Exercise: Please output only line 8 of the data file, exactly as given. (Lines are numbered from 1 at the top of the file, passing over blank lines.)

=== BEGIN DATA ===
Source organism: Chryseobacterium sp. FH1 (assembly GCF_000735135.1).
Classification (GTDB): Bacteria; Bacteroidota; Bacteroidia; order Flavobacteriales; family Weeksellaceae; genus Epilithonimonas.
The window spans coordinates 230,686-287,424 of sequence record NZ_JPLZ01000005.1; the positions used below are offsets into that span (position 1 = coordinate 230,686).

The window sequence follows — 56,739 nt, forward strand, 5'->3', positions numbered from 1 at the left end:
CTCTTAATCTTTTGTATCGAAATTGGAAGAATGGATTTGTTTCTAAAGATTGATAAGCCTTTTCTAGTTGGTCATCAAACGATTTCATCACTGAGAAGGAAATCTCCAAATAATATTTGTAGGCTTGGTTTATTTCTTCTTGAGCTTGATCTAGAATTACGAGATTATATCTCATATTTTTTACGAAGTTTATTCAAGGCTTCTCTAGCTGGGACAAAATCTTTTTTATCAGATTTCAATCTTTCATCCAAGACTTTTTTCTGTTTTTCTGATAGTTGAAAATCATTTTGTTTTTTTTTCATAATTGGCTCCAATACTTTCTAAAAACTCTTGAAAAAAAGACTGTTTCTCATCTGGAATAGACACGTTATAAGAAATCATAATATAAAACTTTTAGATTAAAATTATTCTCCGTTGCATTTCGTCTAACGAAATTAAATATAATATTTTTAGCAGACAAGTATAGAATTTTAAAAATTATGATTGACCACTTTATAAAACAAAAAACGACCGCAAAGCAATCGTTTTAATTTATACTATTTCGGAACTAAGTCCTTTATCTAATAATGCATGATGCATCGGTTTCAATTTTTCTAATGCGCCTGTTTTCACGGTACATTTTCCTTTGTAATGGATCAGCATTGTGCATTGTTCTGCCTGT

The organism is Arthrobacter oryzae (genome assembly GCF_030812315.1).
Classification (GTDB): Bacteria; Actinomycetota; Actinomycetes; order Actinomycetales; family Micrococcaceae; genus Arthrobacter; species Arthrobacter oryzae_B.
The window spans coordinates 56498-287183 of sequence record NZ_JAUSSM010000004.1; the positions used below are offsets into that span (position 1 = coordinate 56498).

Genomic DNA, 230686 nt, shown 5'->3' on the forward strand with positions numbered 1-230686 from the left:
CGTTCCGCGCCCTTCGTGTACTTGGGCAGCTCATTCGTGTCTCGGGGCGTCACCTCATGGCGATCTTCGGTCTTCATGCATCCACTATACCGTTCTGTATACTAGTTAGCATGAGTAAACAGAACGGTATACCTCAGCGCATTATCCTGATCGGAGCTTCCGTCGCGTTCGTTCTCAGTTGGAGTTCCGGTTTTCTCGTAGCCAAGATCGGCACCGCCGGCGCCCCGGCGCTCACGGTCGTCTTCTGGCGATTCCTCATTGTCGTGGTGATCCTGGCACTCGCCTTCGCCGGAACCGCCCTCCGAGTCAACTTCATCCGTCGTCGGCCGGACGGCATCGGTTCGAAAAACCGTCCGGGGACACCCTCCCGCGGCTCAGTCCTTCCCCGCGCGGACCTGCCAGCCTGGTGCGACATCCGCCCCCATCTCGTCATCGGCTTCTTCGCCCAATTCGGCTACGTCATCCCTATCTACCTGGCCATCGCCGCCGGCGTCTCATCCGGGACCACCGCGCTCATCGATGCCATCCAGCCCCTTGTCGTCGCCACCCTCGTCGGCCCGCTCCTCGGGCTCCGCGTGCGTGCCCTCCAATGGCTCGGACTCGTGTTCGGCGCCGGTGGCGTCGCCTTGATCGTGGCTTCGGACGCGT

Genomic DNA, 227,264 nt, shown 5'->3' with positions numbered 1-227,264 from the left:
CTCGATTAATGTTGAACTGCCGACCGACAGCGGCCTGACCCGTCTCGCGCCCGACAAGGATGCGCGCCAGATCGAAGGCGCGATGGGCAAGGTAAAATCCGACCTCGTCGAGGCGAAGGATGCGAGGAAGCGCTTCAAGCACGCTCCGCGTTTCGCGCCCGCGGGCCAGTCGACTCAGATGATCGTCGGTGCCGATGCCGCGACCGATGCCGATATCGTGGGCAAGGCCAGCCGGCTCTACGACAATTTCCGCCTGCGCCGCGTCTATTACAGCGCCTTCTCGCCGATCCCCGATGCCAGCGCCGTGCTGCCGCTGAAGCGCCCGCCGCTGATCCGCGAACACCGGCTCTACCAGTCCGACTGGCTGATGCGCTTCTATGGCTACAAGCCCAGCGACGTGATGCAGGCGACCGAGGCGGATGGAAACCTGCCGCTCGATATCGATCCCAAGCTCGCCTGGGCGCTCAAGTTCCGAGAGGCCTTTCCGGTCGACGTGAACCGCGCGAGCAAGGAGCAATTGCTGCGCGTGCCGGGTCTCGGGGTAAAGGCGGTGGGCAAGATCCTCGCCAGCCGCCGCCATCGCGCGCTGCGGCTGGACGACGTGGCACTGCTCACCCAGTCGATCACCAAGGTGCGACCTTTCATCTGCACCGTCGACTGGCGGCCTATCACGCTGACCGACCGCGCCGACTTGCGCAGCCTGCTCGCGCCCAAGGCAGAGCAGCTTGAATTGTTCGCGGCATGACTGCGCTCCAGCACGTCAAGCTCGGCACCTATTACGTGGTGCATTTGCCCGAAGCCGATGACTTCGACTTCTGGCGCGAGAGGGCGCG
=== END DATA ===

The window spans coordinates 56498-287183 of sequence record NZ_JAUSSM010000004.1; the positions used below are offsets into that span (position 1 = coordinate 56498).